Pssst, want to check out Fences in our new look?
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A constricting, emotional film about parenting and inter-generational trauma, controlling people, living your own life and lost hopes and dreams.
Denzel's direction keeps the film tightly wound as we feel trapped in the very world we find we want to escape. Any moment there's a scene outside the backyard, we feel we might be free of the vice, but then it always comes back.
There is so much to unpack in this film, and the dialogue is so crackling fast that it's hard to follow at times, but it's oddly visceral in its tension and the acting is out of this world. That said, the film does border on repetition and tedium at times.
4 stars out of 5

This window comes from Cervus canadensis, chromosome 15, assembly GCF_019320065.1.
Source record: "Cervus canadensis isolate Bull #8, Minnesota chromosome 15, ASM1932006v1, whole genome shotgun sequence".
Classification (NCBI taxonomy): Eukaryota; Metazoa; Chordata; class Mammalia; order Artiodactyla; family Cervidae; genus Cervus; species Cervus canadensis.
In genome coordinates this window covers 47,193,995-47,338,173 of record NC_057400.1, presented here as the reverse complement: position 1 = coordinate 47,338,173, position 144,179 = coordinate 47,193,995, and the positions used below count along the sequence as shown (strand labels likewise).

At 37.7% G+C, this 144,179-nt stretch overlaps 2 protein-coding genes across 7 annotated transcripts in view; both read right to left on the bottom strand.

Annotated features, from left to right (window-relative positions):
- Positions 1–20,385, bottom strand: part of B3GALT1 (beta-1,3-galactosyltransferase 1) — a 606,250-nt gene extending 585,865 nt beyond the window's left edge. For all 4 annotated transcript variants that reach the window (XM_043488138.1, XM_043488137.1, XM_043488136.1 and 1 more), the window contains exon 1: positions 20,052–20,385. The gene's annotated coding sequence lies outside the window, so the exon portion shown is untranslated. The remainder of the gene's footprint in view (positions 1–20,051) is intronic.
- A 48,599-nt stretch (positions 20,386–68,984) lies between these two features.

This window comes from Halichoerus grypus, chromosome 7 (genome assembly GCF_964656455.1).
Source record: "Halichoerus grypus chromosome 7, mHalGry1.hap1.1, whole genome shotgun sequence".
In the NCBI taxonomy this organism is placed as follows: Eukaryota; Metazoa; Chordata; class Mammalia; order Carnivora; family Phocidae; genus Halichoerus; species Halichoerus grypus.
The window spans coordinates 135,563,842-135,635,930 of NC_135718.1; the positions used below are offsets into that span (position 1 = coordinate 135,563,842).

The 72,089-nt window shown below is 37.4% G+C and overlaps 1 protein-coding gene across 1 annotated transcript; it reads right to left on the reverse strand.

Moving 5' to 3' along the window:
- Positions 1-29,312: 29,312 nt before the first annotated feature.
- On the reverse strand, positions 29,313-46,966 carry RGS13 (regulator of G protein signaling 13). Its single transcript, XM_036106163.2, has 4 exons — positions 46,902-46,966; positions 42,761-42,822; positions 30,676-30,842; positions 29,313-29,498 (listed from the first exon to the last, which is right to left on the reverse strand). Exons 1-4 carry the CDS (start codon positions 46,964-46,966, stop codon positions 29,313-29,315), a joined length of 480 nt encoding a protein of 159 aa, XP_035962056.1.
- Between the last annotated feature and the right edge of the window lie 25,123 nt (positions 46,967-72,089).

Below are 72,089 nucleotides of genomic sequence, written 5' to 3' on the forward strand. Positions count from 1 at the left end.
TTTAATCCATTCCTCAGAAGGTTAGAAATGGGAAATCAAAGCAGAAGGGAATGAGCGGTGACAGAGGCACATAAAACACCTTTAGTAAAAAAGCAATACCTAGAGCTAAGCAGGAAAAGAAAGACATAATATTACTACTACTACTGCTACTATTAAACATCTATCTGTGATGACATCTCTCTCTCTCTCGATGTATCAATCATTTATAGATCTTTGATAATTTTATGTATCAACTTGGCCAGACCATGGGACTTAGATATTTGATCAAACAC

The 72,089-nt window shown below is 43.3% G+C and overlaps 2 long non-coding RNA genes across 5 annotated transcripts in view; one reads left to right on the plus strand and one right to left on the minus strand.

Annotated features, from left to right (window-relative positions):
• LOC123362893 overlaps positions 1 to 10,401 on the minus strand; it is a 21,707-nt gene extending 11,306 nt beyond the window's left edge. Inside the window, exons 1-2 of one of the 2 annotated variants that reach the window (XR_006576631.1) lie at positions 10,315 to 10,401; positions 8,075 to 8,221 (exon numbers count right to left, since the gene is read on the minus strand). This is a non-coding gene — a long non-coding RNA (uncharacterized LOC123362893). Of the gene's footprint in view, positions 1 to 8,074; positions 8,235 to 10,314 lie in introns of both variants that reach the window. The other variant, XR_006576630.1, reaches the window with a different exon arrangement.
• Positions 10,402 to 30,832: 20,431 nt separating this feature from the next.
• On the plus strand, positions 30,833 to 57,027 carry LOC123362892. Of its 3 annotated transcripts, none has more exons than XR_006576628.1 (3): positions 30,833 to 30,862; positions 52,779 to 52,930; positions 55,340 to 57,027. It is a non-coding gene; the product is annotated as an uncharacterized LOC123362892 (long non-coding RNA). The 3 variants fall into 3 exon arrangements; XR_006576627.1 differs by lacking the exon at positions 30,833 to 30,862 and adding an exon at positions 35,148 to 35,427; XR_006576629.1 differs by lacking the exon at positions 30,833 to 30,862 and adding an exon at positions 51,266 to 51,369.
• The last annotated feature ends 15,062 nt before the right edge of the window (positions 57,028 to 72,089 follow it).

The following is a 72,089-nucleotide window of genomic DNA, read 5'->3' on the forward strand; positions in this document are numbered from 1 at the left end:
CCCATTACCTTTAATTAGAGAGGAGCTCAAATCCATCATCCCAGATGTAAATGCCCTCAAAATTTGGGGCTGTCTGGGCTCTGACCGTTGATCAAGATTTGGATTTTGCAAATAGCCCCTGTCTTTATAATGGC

The remarkable performancea and rich dialogues make this an unforgettable film.
August Wilson's play Fences does not, as a screenplay, ever feel like anything other than a play. Its limited locations (the house and yard, very seldom does director Denzel Washington take us anywhere else) and almost exhaustingly talky script consistently remind you of the story's roots. Nevertheless, Fences is a layered work drawing a portrait of African-American reality in the post-war 40s, both general and specific to its complex characters, supported by strong performances from Washington and co-star Viola Davis. And despite the subject matter, it's also a universal story about inequity, bitter responsibility, father-son relationships, and more. The ambivalent protagonist, at once jocular and cruel, has been denied opportunity to often, he finds himself keeping his son from "swinging for the fences" as it were, but the play and film's message is ultimately one of hope for the minority's ambitions, arguably set far from pivotal moments in black history, but perhaps when these were first imagined. A bit too "artificial" to be truly effective emotionally, but there's a lot to unpack there.
to see which of your friends have seen this movie!